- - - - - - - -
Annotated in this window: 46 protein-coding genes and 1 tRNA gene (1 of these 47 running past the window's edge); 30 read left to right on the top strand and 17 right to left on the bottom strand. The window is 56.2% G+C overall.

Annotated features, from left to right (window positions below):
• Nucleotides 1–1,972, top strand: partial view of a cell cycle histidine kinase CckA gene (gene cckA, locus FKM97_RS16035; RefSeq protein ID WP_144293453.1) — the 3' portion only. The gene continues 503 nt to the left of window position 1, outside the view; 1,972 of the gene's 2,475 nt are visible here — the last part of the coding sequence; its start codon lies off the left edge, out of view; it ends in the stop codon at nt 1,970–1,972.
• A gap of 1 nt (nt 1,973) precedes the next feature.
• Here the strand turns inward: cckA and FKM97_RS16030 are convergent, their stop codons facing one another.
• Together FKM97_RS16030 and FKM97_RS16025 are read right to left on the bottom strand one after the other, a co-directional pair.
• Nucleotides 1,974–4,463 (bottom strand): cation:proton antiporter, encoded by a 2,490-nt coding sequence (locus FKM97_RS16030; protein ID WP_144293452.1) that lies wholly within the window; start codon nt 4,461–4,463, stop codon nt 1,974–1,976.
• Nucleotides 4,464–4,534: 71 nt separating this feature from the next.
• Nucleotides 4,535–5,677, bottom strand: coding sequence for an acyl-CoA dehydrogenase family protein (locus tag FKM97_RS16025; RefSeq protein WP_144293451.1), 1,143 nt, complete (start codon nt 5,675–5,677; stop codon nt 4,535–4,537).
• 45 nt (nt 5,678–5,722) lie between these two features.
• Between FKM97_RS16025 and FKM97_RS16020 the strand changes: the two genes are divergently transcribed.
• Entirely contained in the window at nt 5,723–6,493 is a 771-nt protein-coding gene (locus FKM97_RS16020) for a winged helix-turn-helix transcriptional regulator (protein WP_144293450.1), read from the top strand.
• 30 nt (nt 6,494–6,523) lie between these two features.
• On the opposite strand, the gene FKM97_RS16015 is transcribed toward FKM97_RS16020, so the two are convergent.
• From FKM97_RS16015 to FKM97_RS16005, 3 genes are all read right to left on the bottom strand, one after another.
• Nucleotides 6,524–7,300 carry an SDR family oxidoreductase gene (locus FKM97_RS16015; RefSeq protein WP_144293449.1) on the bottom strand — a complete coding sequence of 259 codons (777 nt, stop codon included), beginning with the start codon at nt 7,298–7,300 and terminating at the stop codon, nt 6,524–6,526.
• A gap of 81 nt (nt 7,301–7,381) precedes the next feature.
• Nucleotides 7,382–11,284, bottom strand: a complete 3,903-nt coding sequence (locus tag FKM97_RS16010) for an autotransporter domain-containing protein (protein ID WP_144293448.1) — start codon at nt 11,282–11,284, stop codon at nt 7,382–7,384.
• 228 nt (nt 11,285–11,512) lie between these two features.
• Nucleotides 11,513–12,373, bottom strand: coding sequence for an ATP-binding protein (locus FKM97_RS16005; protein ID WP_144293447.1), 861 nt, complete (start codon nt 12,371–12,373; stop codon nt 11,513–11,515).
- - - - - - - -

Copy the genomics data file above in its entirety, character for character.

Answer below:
Annotated in this window: 46 protein-coding genes and 1 tRNA gene (1 of these 47 running past the window's edge); 30 read left to right on the top strand and 17 right to left on the bottom strand. The window is 56.2% G+C overall.

Annotated features, from left to right (window positions below):
• Nucleotides 1–1,972, top strand: partial view of a cell cycle histidine kinase CckA gene (gene cckA, locus FKM97_RS16035; RefSeq protein ID WP_144293453.1) — the 3' portion only. The gene continues 503 nt to the left of window position 1, outside the view; 1,972 of the gene's 2,475 nt are visible here — the last part of the coding sequence; its start codon lies off the left edge, out of view; it ends in the stop codon at nt 1,970–1,972.
• A gap of 1 nt (nt 1,973) precedes the next feature.
• Here the strand turns inward: cckA and FKM97_RS16030 are convergent, their stop codons facing one another.
• Together FKM97_RS16030 and FKM97_RS16025 are read right to left on the bottom strand one after the other, a co-directional pair.
• Nucleotides 1,974–4,463 (bottom strand): cation:proton antiporter, encoded by a 2,490-nt coding sequence (locus FKM97_RS16030; protein ID WP_144293452.1) that lies wholly within the window; start codon nt 4,461–4,463, stop codon nt 1,974–1,976.
• Nucleotides 4,464–4,534: 71 nt separating this feature from the next.
• Nucleotides 4,535–5,677, bottom strand: coding sequence for an acyl-CoA dehydrogenase family protein (locus tag FKM97_RS16025; RefSeq protein WP_144293451.1), 1,143 nt, complete (start codon nt 5,675–5,677; stop codon nt 4,535–4,537).
• 45 nt (nt 5,678–5,722) lie between these two features.
• Between FKM97_RS16025 and FKM97_RS16020 the strand changes: the two genes are divergently transcribed.
• Entirely contained in the window at nt 5,723–6,493 is a 771-nt protein-coding gene (locus FKM97_RS16020) for a winged helix-turn-helix transcriptional regulator (protein WP_144293450.1), read from the top strand.
• 30 nt (nt 6,494–6,523) lie between these two features.
• On the opposite strand, the gene FKM97_RS16015 is transcribed toward FKM97_RS16020, so the two are convergent.
• From FKM97_RS16015 to FKM97_RS16005, 3 genes are all read right to left on the bottom strand, one after another.
• Nucleotides 6,524–7,300 carry an SDR family oxidoreductase gene (locus FKM97_RS16015; RefSeq protein WP_144293449.1) on the bottom strand — a complete coding sequence of 259 codons (777 nt, stop codon included), beginning with the start codon at nt 7,298–7,300 and terminating at the stop codon, nt 6,524–6,526.
• A gap of 81 nt (nt 7,301–7,381) precedes the next feature.
• Nucleotides 7,382–11,284, bottom strand: a complete 3,903-nt coding sequence (locus tag FKM97_RS16010) for an autotransporter domain-containing protein (protein ID WP_144293448.1) — start codon at nt 11,282–11,284, stop codon at nt 7,382–7,384.
• 228 nt (nt 11,285–11,512) lie between these two features.
• Nucleotides 11,513–12,373, bottom strand: coding sequence for an ATP-binding protein (locus FKM97_RS16005; protein ID WP_144293447.1), 861 nt, complete (start codon nt 12,371–12,373; stop codon nt 11,513–11,515).